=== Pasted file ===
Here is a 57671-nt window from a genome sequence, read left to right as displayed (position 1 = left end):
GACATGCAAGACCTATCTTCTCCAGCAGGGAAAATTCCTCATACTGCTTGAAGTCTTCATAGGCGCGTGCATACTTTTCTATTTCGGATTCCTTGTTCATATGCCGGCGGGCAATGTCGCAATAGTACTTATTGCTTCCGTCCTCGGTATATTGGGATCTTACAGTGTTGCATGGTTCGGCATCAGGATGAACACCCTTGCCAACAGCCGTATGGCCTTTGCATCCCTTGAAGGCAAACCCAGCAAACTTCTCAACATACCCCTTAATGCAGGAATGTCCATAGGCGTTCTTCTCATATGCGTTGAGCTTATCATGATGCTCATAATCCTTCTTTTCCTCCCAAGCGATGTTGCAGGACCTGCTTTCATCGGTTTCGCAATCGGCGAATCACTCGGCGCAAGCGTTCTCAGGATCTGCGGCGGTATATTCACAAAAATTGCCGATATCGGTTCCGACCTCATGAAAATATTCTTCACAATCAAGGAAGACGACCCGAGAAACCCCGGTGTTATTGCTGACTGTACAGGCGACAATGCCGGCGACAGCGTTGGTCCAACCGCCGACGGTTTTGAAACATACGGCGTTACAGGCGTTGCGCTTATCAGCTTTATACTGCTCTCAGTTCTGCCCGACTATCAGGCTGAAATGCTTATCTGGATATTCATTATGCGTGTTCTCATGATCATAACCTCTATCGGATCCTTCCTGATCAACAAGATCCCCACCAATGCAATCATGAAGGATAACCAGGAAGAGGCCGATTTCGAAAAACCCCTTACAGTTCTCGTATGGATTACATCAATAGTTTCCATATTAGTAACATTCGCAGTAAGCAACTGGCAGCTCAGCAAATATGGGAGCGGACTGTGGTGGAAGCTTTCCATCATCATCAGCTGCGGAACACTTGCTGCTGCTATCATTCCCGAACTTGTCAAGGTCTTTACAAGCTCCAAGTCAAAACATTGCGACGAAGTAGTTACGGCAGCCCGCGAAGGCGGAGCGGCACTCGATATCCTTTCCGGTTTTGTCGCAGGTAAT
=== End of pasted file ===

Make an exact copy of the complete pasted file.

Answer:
Here is a 57671-nt window from a genome sequence, read left to right as displayed (position 1 = left end):
GACATGCAAGACCTATCTTCTCCAGCAGGGAAAATTCCTCATACTGCTTGAAGTCTTCATAGGCGCGTGCATACTTTTCTATTTCGGATTCCTTGTTCATATGCCGGCGGGCAATGTCGCAATAGTACTTATTGCTTCCGTCCTCGGTATATTGGGATCTTACAGTGTTGCATGGTTCGGCATCAGGATGAACACCCTTGCCAACAGCCGTATGGCCTTTGCATCCCTTGAAGGCAAACCCAGCAAACTTCTCAACATACCCCTTAATGCAGGAATGTCCATAGGCGTTCTTCTCATATGCGTTGAGCTTATCATGATGCTCATAATCCTTCTTTTCCTCCCAAGCGATGTTGCAGGACCTGCTTTCATCGGTTTCGCAATCGGCGAATCACTCGGCGCAAGCGTTCTCAGGATCTGCGGCGGTATATTCACAAAAATTGCCGATATCGGTTCCGACCTCATGAAAATATTCTTCACAATCAAGGAAGACGACCCGAGAAACCCCGGTGTTATTGCTGACTGTACAGGCGACAATGCCGGCGACAGCGTTGGTCCAACCGCCGACGGTTTTGAAACATACGGCGTTACAGGCGTTGCGCTTATCAGCTTTATACTGCTCTCAGTTCTGCCCGACTATCAGGCTGAAATGCTTATCTGGATATTCATTATGCGTGTTCTCATGATCATAACCTCTATCGGATCCTTCCTGATCAACAAGATCCCCACCAATGCAATCATGAAGGATAACCAGGAAGAGGCCGATTTCGAAAAACCCCTTACAGTTCTCGTATGGATTACATCAATAGTTTCCATATTAGTAACATTCGCAGTAAGCAACTGGCAGCTCAGCAAATATGGGAGCGGACTGTGGTGGAAGCTTTCCATCATCATCAGCTGCGGAACACTTGCTGCTGCTATCATTCCCGAACTTGTCAAGGTCTTTACAAGCTCCAAGTCAAAACATTGCGACGAAGTAGTTACGGCAGCCCGCGAAGGCGGAGCGGCACTCGATATCCTTTCCGGTTTTGTCGCAGGTAAT